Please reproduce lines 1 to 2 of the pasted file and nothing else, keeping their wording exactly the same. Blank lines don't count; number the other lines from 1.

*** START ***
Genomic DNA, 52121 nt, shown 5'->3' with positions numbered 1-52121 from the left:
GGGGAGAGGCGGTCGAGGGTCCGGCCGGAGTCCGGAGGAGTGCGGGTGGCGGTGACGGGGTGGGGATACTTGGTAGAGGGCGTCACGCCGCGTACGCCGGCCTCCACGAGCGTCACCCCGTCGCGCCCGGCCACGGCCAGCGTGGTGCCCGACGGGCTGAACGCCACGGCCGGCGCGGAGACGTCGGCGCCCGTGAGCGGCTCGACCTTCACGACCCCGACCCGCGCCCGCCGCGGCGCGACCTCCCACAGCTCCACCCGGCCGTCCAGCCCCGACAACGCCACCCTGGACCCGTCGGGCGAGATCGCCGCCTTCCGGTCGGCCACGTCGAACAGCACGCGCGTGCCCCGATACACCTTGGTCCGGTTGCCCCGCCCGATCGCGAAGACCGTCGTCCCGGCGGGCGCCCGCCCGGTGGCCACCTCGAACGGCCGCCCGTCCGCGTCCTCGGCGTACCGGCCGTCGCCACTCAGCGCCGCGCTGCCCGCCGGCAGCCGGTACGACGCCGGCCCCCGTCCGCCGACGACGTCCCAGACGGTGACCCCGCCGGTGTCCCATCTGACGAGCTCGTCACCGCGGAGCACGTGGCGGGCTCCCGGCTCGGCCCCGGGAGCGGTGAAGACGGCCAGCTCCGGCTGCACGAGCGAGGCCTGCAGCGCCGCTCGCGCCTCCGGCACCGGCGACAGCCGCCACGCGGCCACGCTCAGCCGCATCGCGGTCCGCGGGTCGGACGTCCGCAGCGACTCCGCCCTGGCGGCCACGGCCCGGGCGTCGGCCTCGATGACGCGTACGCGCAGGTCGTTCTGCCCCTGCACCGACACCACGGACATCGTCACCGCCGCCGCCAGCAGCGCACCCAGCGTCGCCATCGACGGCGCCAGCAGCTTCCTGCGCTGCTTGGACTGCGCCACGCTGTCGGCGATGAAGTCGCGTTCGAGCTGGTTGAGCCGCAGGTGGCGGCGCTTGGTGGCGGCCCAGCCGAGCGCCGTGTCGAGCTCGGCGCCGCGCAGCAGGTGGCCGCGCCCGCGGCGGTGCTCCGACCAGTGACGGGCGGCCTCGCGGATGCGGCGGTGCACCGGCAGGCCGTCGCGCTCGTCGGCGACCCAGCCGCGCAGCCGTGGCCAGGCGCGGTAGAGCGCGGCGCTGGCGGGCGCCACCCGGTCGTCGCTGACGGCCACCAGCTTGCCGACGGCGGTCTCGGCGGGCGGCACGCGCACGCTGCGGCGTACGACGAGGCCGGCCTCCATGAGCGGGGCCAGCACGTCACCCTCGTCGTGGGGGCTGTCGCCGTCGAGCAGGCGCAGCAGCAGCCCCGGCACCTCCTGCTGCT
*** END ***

Genomic DNA, 52121 nt, shown 5'->3' with positions numbered 1-52121 from the left:
GGGGAGAGGCGGTCGAGGGTCCGGCCGGAGTCCGGAGGAGTGCGGGTGGCGGTGACGGGGTGGGGATACTTGGTAGAGGGCGTCACGCCGCGTACGCCGGCCTCCACGAGCGTCACCCCGTCGCGCCCGGCCACGGCCAGCGTGGTGCCCGACGGGCTGAACGCCACGGCCGGCGCGGAGACGTCGGCGCCCGTGAGCGGCTCGACCTTCACGACCCCGACCCGCGCCCGCCGCGGCGCGACCTCCCACAGCTCCACCCGGCCGTCCAGCCCCGACAACGCCACCCTGGACCCGTCGGGCGAGATCGCCGCCTTCCGGTCGGCCACGTCGAACAGCACGCGCGTGCCCCGATACACCTTGGTCCGGTTGCCCCGCCCGATCGCGAAGACCGTCGTCCCGGCGGGCGCCCGCCCGGTGGCCACCTCGAACGGCCGCCCGTCCGCGTCCTCGGCGTACCGGCCGTCGCCACTCAGCGCCGCGCTGCCCGCCGGCAGCCGGTACGACGCCGGCCCCCGTCCGCCGACGACGTCCCAGACGGTGACCCCGCCGGTGTCCCATCTGACGAGCTCGTCACCGCGGAGCACGTGGCGGGCTCCCGGCTCGGCCCCGGGAGCGGTGAAGACGGCCAGCTCCGGCTGCACGAGCGAGGCCTGCAGCGCCGCTCGCGCCTCCGGCACCGGCGACAGCCGCCACGCGGCCACGCTCAGCCGCATCGCGGTCCGCGGGTCGGACGTCCGCAGCGACTCCGCCCTGGCGGCCACGGCCCGGGCGTCGGCCTCGATGACGCGTACGCGCAGGTCGTTCTGCCCCTGCACCGACACCACGGACATCGTCACCGCCGCCGCCAGCAGCGCACCCAGCGTCGCCATCGACGGCGCCAGCAGCTTCCTGCGCTGCTTGGACTGCGCCACGCTGTCGGCGATGAAGTCGCGTTCGAGCTGGTTGAGCCGCAGGTGGCGGCGCTTGGTGGCGGCCCAGCCGAGCGCCGTGTCGAGCTCGGCGCCGCGCAGCAGGTGGCCGCGCCCGCGGCGGTGCTCCGACCAGTGACGGGCGGCCTCGCGGATGCGGCGGTGCACCGGCAGGCCGTCGCGCTCGTCGGCGACCCAGCCGCGCAGCCGTGGCCAGGCGCGGTAGAGCGCGGCGCTGGCGGGCGCCACCCGGTCGTCGCTGACGGCCACCAGCTTGCCGACGGCGGTCTCGGCGGGCGGCACGCGCACGCTGCGGCGTACGACGAGGCCGGCCTCCATGAGCGGGGCCAGCACGTCACCCTCGTCGTGGGGGCTGTCGCCGTCGAGCAGGCGCAGCAGCAGCCCCGGCACCTCCTGCTGCT